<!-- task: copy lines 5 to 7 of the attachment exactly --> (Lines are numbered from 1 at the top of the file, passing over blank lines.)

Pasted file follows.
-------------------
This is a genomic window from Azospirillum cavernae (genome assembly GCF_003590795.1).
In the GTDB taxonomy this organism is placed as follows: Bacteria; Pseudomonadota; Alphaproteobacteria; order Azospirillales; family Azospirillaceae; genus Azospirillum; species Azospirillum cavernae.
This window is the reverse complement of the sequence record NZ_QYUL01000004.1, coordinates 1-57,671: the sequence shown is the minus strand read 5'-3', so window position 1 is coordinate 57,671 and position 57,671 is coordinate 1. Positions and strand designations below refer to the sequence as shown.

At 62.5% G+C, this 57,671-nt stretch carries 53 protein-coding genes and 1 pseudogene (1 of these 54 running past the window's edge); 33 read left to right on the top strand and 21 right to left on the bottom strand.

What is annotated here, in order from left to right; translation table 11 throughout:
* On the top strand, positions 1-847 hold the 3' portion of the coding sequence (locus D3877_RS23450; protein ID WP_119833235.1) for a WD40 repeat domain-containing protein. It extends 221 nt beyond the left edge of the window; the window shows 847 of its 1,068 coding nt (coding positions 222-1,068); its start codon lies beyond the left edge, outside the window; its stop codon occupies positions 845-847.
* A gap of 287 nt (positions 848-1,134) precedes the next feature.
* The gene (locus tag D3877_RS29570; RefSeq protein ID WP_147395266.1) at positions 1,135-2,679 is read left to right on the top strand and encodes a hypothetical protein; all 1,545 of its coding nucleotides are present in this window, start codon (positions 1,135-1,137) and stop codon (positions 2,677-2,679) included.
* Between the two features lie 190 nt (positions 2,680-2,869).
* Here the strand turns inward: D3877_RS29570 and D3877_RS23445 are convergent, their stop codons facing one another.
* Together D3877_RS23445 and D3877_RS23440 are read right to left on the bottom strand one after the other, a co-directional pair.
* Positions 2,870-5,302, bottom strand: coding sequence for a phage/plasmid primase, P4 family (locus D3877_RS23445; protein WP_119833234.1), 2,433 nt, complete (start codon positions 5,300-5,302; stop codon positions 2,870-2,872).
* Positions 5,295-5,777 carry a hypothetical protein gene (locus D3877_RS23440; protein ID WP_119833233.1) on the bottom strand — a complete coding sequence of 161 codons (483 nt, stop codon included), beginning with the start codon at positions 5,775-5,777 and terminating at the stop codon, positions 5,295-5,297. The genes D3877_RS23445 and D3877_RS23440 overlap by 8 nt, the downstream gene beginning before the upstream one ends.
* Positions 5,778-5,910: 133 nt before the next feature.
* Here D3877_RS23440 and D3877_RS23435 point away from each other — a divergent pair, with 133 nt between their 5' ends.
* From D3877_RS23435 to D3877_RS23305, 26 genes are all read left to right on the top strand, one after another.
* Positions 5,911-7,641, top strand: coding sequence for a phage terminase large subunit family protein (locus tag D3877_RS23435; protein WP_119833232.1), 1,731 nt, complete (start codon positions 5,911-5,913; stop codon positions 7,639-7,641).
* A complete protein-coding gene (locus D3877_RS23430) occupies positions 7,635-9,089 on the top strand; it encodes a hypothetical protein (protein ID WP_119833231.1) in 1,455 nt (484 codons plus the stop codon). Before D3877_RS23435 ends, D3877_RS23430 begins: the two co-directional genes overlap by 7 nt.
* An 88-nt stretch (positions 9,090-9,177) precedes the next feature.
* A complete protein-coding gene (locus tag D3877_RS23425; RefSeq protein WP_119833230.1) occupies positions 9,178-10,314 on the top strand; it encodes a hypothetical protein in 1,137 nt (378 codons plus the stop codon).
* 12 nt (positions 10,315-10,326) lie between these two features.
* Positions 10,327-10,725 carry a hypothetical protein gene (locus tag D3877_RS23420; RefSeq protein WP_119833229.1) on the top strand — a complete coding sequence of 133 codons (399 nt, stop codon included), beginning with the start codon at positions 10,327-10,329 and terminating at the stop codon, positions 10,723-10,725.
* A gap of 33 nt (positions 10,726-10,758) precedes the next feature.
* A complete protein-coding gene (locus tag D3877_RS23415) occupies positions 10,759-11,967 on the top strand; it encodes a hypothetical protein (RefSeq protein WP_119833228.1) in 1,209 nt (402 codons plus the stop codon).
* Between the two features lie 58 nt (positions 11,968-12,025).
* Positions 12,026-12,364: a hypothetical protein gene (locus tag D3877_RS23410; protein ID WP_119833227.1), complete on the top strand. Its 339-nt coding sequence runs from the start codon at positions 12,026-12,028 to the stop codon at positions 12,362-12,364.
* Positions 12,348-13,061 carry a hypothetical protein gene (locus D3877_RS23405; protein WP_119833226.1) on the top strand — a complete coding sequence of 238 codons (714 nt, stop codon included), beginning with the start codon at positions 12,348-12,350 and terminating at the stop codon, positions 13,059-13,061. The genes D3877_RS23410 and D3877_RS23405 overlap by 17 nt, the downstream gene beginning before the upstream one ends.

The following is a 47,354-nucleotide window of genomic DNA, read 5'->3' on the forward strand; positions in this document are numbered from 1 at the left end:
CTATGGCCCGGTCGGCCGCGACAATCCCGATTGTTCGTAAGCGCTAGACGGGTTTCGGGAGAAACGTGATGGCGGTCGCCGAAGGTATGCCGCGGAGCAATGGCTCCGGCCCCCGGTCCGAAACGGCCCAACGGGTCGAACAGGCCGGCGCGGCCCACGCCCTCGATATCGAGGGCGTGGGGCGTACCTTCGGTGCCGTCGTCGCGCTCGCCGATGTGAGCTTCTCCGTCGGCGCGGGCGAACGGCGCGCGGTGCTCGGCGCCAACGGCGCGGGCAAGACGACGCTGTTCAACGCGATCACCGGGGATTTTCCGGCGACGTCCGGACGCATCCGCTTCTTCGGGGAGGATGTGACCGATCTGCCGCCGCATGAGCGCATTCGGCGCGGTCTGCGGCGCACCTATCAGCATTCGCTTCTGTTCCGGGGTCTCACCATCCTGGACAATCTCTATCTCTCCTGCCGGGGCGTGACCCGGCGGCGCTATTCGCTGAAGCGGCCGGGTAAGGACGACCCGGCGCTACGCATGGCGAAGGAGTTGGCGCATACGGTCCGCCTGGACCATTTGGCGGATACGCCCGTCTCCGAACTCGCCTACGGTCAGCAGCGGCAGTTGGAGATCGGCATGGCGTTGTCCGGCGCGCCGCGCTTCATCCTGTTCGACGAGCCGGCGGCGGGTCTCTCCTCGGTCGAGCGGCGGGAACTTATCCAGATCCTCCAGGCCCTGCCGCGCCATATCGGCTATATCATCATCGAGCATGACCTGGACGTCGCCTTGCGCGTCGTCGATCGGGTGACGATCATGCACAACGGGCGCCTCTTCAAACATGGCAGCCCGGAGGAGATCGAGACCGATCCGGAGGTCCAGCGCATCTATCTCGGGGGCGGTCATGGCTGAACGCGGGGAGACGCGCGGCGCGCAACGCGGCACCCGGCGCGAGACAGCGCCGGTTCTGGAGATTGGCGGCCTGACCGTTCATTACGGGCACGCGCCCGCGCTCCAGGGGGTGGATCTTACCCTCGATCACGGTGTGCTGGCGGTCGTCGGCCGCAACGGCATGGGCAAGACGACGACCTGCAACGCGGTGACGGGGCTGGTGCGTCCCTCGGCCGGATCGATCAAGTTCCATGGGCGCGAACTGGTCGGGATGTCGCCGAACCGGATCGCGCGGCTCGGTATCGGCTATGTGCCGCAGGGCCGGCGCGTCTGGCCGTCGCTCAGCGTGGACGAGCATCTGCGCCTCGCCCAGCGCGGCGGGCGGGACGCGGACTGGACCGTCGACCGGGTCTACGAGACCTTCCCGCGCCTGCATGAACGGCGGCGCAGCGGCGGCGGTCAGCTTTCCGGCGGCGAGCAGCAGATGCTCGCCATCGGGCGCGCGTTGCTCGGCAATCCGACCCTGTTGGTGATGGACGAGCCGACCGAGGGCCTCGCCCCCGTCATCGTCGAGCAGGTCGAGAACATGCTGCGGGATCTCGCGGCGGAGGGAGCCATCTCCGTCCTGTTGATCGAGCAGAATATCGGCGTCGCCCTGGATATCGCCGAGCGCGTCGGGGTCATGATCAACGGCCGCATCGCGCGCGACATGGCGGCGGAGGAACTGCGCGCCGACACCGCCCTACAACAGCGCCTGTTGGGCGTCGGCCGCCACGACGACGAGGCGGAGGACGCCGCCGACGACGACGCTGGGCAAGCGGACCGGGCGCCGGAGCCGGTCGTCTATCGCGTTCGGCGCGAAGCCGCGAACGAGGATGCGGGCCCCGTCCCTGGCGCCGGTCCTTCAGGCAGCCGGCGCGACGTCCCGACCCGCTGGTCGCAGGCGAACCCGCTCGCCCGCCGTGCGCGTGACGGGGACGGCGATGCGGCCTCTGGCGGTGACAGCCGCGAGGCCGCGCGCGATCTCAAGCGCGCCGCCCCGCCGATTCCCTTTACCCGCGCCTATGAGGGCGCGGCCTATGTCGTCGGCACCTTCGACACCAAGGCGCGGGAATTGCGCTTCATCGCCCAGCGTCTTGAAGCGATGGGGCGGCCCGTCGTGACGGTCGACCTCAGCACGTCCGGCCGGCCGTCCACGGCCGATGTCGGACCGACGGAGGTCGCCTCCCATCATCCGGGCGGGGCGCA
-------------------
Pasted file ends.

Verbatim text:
What is annotated here, in order from left to right; translation table 11 throughout:
* On the top strand, positions 1-847 hold the 3' portion of the coding sequence (locus D3877_RS23450; protein ID WP_119833235.1) for a WD40 repeat domain-containing protein. It extends 221 nt beyond the left edge of the window; the window shows 847 of its 1,068 coding nt (coding positions 222-1,068); its start codon lies beyond the left edge, outside the window; its stop codon occupies positions 845-847.
* A gap of 287 nt (positions 848-1,134) precedes the next feature.